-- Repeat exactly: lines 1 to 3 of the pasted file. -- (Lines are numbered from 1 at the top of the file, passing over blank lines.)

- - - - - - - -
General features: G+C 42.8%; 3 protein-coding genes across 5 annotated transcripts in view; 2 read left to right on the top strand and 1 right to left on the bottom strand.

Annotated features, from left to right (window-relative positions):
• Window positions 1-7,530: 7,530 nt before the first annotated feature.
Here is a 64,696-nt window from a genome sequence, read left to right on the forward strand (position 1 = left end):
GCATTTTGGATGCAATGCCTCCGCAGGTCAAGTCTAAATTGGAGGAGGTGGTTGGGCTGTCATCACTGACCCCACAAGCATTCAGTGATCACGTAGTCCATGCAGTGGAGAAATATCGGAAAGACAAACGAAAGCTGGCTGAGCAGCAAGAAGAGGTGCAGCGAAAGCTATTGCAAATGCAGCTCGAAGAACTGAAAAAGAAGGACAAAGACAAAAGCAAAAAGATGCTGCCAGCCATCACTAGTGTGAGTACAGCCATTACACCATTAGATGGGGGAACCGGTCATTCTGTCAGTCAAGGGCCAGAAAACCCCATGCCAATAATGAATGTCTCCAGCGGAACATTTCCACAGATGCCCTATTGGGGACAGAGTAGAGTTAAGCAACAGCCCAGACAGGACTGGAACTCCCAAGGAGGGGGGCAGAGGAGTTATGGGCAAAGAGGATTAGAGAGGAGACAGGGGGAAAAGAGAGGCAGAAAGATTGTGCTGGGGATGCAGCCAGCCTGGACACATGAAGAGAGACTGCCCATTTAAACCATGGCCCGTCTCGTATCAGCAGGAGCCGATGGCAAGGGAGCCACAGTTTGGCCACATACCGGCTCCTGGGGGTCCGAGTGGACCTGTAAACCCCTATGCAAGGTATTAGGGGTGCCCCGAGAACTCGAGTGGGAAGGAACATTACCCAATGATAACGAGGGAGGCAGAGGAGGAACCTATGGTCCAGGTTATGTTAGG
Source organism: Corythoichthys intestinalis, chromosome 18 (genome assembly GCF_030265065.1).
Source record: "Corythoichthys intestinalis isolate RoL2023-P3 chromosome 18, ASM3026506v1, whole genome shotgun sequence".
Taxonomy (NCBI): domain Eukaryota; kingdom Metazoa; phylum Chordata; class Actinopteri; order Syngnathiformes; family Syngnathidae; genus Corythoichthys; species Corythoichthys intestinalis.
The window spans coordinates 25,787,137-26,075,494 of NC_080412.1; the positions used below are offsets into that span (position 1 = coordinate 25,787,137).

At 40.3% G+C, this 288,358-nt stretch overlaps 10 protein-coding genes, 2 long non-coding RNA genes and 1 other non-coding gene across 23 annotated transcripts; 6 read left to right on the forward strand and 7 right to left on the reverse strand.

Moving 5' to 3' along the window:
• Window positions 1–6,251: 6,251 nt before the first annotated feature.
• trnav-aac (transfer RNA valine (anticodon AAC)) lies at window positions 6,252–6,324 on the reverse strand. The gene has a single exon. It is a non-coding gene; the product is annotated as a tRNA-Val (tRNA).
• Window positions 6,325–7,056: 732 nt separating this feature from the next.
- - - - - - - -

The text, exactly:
General features: G+C 42.8%; 3 protein-coding genes across 5 annotated transcripts in view; 2 read left to right on the top strand and 1 right to left on the bottom strand.

Annotated features, from left to right (window-relative positions):
• Window positions 1-7,530: 7,530 nt before the first annotated feature.